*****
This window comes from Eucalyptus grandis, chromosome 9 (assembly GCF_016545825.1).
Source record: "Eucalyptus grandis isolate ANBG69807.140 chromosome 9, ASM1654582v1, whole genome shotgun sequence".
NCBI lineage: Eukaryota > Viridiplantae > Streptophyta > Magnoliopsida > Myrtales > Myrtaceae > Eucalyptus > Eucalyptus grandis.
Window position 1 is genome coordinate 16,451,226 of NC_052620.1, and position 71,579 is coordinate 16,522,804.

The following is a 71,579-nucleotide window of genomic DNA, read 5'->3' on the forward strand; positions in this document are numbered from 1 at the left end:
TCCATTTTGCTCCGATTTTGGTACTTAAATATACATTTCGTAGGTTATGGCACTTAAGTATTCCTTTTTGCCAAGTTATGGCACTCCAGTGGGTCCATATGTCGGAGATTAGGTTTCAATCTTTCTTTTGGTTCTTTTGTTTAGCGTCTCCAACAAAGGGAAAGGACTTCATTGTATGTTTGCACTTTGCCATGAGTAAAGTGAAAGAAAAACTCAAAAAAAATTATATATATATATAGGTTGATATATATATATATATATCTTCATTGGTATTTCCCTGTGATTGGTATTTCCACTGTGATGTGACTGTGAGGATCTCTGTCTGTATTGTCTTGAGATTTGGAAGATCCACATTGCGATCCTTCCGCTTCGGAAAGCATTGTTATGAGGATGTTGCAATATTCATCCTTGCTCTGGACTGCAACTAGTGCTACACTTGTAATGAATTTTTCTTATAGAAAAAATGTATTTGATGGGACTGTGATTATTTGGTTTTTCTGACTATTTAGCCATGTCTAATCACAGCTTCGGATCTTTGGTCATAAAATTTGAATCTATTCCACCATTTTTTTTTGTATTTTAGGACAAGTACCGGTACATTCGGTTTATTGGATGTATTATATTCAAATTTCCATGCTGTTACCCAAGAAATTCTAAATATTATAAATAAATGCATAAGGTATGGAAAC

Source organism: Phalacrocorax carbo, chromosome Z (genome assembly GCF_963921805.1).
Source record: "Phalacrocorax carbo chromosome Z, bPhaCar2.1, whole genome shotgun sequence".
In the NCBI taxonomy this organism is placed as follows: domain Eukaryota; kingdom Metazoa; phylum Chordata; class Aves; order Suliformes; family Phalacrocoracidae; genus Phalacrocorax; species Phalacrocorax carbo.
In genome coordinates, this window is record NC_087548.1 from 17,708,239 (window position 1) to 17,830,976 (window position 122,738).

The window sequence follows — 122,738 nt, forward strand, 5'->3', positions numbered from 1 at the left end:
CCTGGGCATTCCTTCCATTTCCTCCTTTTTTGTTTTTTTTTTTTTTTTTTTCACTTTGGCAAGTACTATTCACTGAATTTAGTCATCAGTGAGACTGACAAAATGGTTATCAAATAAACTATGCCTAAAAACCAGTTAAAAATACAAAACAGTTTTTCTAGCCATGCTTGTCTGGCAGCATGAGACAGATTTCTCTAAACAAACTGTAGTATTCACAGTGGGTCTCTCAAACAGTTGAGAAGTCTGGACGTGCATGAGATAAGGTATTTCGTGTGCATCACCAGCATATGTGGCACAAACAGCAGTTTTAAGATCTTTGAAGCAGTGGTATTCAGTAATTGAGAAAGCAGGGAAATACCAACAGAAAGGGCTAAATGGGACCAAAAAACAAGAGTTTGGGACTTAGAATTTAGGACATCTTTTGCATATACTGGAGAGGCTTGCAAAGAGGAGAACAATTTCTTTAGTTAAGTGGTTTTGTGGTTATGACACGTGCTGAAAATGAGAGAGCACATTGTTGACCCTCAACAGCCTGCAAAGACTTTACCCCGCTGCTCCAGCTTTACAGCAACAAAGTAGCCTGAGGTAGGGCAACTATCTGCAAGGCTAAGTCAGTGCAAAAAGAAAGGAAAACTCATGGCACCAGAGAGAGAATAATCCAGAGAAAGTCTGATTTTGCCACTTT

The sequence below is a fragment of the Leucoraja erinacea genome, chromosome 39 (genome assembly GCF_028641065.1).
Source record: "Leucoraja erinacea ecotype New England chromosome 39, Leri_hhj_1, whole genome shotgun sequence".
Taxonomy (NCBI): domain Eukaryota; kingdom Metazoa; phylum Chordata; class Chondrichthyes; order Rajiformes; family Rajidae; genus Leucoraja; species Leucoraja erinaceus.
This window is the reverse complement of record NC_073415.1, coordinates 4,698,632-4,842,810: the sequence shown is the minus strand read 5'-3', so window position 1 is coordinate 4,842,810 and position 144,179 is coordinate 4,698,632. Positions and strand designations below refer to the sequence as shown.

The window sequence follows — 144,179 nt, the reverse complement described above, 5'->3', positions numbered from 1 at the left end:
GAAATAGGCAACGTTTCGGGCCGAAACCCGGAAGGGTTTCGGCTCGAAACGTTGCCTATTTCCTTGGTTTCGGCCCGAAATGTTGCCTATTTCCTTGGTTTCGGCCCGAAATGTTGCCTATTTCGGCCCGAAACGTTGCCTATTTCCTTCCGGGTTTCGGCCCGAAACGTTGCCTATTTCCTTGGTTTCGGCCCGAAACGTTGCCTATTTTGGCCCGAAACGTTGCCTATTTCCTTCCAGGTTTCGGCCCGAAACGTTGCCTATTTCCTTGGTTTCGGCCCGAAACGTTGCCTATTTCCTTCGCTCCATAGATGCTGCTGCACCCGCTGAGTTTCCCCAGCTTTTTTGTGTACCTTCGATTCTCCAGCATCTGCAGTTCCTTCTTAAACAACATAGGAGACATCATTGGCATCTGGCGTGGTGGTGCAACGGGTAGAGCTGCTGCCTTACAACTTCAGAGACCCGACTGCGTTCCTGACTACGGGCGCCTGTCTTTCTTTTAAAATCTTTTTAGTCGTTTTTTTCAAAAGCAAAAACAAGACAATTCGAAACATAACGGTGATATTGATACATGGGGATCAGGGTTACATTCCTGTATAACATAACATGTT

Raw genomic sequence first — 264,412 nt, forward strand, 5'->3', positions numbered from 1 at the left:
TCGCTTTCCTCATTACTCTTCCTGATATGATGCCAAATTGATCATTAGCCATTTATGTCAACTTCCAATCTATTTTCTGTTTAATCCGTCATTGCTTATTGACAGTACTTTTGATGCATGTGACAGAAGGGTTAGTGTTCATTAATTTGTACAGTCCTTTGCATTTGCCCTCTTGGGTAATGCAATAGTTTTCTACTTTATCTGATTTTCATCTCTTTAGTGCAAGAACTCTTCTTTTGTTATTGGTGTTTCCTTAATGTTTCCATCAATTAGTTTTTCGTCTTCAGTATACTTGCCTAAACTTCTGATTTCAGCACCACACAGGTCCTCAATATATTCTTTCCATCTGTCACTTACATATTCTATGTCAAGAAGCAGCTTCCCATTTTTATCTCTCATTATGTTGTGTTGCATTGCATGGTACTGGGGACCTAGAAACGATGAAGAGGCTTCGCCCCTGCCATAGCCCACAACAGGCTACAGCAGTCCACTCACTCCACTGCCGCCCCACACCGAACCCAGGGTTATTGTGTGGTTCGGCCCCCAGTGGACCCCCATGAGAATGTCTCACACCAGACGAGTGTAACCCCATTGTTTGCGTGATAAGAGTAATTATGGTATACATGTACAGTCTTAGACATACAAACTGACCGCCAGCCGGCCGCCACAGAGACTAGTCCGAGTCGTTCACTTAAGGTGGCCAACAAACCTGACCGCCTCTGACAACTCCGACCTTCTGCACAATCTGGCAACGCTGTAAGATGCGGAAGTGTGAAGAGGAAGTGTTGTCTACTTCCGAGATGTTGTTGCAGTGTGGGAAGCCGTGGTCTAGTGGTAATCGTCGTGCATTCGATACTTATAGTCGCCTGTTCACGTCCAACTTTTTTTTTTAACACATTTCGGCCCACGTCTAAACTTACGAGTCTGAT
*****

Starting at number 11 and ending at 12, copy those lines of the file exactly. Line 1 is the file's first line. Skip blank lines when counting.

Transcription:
The window sequence follows — 122,738 nt, forward strand, 5'->3', positions numbered from 1 at the left end:
CCTGGGCATTCCTTCCATTTCCTCCTTTTTTGTTTTTTTTTTTTTTTTTTTCACTTTGGCAAGTACTATTCACTGAATTTAGTCATCAGTGAGACTGACAAAATGGTTATCAAATAAACTATGCCTAAAAACCAGTTAAAAATACAAAACAGTTTTTCTAGCCATGCTTGTCTGGCAGCATGAGACAGATTTCTCTAAACAAACTGTAGTATTCACAGTGGGTCTCTCAAACAGTTGAGAAGTCTGGACGTGCATGAGATAAGGTATTTCGTGTGCATCACCAGCATATGTGGCACAAACAGCAGTTTTAAGATCTTTGAAGCAGTGGTATTCAGTAATTGAGAAAGCAGGGAAATACCAACAGAAAGGGCTAAATGGGACCAAAAAACAAGAGTTTGGGACTTAGAATTTAGGACATCTTTTGCATATACTGGAGAGGCTTGCAAAGAGGAGAACAATTTCTTTAGTTAAGTGGTTTTGTGGTTATGACACGTGCTGAAAATGAGAGAGCACATTGTTGACCCTCAACAGCCTGCAAAGACTTTACCCCGCTGCTCCAGCTTTACAGCAACAAAGTAGCCTGAGGTAGGGCAACTATCTGCAAGGCTAAGTCAGTGCAAAAAGAAAGGAAAACTCATGGCACCAGAGAGAGAATAATCCAGAGAAAGTCTGATTTTGCCACTTT